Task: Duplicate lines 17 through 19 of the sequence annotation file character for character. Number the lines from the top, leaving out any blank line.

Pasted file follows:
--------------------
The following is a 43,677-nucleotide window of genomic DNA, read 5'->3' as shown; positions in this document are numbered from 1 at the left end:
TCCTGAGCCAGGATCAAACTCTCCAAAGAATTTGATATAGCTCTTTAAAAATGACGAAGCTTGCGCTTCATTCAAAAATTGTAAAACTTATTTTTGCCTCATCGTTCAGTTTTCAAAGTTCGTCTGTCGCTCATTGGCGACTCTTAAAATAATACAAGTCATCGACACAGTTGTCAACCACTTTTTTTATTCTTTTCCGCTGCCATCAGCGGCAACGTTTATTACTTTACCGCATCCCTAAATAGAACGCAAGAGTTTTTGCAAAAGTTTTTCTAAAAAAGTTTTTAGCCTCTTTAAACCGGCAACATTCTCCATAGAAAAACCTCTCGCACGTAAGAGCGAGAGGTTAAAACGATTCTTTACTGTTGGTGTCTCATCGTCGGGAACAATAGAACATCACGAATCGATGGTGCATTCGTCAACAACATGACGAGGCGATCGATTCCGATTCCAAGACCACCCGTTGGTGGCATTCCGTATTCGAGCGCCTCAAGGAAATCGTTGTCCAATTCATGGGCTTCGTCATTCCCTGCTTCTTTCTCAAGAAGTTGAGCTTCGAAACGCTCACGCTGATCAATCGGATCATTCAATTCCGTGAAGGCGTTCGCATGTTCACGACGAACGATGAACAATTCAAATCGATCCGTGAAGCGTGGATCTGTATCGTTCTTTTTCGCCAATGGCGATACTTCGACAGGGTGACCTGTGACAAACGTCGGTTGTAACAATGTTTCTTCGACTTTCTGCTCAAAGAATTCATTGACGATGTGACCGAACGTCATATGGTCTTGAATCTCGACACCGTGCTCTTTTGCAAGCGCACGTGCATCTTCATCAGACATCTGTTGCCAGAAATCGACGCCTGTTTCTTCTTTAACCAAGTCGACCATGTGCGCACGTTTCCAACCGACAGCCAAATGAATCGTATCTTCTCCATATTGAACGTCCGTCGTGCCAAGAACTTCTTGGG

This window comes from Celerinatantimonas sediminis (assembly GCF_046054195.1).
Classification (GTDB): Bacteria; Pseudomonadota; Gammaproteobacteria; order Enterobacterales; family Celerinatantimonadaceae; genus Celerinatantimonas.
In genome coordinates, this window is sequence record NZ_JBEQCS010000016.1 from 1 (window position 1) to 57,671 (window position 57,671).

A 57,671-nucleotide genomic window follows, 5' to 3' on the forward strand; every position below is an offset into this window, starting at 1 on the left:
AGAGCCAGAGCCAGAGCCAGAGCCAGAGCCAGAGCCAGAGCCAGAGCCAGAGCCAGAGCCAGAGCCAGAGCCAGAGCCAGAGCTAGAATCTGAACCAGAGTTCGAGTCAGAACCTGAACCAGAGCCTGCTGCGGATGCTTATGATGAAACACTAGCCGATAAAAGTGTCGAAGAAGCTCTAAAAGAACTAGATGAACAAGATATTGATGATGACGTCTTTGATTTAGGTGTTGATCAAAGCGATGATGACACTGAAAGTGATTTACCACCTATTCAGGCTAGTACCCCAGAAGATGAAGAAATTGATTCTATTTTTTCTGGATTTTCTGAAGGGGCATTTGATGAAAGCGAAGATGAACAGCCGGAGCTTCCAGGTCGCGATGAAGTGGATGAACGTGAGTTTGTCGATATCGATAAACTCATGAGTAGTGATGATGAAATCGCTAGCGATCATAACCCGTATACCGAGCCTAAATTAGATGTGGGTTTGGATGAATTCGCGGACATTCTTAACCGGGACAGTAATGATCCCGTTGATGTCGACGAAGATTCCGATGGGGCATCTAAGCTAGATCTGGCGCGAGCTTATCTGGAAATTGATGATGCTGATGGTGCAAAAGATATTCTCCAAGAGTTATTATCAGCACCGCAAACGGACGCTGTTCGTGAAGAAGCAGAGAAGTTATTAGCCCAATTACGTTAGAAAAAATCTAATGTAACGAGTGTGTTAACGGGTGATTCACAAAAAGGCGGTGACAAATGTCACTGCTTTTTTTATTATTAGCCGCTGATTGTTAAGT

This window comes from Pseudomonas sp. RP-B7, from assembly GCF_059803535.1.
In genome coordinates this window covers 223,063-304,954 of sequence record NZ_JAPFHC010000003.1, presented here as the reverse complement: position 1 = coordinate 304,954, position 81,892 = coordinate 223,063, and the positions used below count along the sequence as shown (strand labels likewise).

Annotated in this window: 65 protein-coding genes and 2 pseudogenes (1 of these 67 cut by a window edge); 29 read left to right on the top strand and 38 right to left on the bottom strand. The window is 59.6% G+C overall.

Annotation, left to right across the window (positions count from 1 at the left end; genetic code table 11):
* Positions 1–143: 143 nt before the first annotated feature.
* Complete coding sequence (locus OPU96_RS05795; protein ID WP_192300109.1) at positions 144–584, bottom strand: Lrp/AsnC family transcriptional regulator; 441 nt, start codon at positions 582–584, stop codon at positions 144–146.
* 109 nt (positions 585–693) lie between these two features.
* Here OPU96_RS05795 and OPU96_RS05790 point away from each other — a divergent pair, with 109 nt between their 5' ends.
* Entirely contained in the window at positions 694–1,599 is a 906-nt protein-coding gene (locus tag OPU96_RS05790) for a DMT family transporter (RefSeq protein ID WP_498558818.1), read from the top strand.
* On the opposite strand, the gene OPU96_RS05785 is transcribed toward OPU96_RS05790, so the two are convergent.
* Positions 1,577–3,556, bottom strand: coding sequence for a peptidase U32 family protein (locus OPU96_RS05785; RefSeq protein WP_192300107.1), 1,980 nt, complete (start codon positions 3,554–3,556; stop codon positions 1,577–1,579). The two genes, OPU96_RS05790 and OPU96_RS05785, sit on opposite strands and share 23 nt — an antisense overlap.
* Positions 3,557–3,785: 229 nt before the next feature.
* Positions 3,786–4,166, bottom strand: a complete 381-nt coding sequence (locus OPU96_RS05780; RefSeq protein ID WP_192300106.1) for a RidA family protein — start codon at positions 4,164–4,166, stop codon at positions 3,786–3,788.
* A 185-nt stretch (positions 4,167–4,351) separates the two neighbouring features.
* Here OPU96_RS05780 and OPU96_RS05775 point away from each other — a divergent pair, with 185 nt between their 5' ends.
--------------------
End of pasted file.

* On the opposite strand, the gene OPU96_RS05785 is transcribed toward OPU96_RS05790, so the two are convergent.
* Positions 1,577–3,556, bottom strand: coding sequence for a peptidase U32 family protein (locus OPU96_RS05785; RefSeq protein WP_192300107.1), 1,980 nt, complete (start codon positions 3,554–3,556; stop codon positions 1,577–1,579). The two genes, OPU96_RS05790 and OPU96_RS05785, sit on opposite strands and share 23 nt — an antisense overlap.
* Positions 3,557–3,785: 229 nt before the next feature.